How can I juggle work and parenthood? Am I eating the right foods? What happens if I go into labor early? With all of these questions — and more — swirling around in your head, it’s no wonder pregnancy is a stressful time.
Some stress during pregnancy is normal, but chronic stress may put you and your baby at risk.
Stress and its physical effects
Stress triggers the “fight or flight” response that causes your heart to pump faster and release cortisol, as well as other stress-related hormones.
If you are able to control your stress, your body will balance itself. But if stress becomes constant and chronic, the body’s inflammatory response can lead to poorer pregnancy health, preterm labor, and even developmental problems in expectant mothers and their babies.
Short-term, a mother’s stress can lead to sleep problems, headaches, loss of appetite or overeating, or other health-related issues like high blood pressure. These in turn can lead to complications in the baby, including low birth-weight and eventual behavioral issues due to premature development.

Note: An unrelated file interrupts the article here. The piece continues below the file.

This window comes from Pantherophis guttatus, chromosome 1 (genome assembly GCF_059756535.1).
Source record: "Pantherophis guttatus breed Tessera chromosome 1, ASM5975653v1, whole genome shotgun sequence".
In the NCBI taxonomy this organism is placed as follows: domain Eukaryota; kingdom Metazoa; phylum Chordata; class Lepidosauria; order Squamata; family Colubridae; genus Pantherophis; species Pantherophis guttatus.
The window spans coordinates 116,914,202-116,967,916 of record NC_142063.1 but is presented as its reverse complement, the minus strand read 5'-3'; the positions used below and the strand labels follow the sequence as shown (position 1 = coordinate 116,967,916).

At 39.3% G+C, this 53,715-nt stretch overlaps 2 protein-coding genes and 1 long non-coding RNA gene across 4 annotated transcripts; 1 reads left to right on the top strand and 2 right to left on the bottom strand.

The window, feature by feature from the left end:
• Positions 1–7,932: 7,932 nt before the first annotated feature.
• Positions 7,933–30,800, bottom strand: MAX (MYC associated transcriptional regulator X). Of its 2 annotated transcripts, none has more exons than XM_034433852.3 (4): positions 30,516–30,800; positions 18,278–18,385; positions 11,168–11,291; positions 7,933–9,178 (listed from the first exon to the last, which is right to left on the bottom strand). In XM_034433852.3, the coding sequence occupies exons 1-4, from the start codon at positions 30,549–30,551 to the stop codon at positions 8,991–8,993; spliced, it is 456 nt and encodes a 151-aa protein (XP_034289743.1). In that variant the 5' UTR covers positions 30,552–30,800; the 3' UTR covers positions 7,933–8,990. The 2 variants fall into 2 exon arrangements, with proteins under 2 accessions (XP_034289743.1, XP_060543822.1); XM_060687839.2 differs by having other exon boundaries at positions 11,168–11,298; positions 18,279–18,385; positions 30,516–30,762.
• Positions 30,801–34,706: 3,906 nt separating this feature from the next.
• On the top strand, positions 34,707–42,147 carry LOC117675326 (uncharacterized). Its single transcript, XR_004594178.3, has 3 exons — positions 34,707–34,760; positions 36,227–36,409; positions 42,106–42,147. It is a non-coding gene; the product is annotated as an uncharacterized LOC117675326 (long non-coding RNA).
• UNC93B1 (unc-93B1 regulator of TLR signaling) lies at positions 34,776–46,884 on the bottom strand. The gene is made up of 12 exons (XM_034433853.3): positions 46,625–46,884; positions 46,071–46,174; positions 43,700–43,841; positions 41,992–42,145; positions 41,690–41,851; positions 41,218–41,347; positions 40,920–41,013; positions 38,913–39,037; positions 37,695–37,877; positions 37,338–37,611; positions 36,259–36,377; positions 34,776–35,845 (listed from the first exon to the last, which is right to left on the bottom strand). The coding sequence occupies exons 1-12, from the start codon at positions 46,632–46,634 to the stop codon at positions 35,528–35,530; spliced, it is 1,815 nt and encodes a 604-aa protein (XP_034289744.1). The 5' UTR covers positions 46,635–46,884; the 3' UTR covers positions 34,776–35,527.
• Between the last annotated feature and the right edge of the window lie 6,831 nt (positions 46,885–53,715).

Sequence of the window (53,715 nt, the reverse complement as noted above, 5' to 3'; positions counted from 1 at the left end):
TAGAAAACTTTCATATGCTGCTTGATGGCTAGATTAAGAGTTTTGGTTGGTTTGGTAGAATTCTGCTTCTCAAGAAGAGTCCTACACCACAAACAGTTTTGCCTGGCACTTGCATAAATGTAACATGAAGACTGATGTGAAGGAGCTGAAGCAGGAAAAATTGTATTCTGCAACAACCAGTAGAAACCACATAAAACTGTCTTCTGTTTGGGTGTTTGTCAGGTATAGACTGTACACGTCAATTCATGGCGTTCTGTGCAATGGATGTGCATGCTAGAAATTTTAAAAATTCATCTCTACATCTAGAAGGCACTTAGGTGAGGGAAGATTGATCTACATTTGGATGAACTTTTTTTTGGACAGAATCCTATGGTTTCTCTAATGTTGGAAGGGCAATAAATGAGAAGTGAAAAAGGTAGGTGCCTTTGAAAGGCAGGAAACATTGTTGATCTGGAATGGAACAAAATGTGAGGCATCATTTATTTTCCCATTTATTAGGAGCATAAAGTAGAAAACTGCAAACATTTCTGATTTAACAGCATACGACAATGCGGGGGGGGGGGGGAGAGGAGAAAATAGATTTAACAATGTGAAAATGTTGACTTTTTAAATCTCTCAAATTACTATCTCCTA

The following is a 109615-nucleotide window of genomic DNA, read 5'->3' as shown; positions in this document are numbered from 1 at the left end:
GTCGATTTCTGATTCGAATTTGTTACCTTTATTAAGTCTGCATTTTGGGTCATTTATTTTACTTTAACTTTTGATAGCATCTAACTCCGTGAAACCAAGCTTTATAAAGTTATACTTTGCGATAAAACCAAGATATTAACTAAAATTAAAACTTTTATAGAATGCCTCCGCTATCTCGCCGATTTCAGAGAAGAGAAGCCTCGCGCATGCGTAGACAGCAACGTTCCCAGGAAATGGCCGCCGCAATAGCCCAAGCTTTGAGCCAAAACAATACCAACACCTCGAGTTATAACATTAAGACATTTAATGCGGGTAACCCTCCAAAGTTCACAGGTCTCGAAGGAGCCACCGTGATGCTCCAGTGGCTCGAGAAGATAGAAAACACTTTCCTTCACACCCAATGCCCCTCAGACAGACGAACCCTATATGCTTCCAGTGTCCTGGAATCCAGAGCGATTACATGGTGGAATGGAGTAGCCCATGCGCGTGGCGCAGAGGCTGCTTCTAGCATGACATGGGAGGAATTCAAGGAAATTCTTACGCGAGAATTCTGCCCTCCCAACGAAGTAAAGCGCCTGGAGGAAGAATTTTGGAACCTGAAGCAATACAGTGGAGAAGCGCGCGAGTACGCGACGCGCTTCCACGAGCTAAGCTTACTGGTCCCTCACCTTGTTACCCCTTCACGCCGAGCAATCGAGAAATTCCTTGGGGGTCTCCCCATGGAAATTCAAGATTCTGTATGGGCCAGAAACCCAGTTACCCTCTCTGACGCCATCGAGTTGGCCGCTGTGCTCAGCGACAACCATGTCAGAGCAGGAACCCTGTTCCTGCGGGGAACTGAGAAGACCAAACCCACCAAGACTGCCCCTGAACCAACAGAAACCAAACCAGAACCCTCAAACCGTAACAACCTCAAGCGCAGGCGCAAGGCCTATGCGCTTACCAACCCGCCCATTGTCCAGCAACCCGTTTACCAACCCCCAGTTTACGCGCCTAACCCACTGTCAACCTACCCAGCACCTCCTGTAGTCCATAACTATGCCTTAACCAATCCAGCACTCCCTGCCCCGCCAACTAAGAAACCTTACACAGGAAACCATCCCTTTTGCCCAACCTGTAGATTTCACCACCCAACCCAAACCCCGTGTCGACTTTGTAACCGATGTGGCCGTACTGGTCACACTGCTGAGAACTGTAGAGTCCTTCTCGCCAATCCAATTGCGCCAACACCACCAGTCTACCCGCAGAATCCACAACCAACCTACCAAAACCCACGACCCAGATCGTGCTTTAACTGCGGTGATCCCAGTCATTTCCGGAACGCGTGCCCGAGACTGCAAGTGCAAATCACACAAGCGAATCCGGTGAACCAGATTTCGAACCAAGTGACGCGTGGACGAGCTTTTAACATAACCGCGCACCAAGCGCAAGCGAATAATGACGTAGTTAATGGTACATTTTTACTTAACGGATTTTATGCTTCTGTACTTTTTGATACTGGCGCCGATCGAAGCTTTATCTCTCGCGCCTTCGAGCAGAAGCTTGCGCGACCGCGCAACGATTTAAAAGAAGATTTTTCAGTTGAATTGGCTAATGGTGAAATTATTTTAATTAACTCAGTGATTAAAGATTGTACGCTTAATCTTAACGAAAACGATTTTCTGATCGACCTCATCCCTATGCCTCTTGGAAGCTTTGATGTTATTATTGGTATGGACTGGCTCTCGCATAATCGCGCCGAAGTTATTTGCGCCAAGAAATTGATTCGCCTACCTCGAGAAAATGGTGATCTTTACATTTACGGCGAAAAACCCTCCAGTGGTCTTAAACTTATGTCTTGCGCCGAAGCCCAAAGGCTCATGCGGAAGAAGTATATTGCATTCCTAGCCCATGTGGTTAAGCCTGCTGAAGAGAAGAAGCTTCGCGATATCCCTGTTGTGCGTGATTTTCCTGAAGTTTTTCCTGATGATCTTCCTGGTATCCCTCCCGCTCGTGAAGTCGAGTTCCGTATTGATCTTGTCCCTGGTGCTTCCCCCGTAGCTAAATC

Stress can also lead to changes in the mother’s hormone levels. The fetus reacts by adapting to this high-stress environment or suffers from its effects. Anxiety, for instance, can lead to increased levels of chemicals like epinephrine and norepinephrine, which reduce oxygen to the uterus.
Behaviors and bonding
Recent studies have shown a link between a mother’s stress during pregnancy and a baby’s temperament. Researchers have found that mothers who experienced high stress and thus high cortisol levels during pregnancy had babies that exhibited a cortisol spike during an early blood draw. These infants also calmed down much less readily than their counterparts.
If stress continues, a mother may have difficulty bonding with her baby post-delivery. High cortisol levels during pregnancy can be counteracted to some extent by warm parenting, but ongoing stress may compound problems with bonding.
Talking to your doctor is one way to discuss your concerns with stress and find a solution that works best for you. Together you can assess what methods of reducing stress may be most beneficial, from yoga to prenatal therapy.
Reduce stress by taking care of yourself, as pregnancy can be a stressful time. Don’t cut corners when it comes to getting proper meals and adequate sleep. When you are feeling stressed, acknowledging it and slowing down are important.
Most of all, don’t forget to relax! A simple bubble bath or a good book not only provide you with a chance to de-stress, but can also give you some much needed “me time” before the baby arrives.
Magee-Womens Hospital of UPMC offers behavioral health services for women, including stress and coping classes to meet the needs of women in pregnancy, postpartum, and later in life.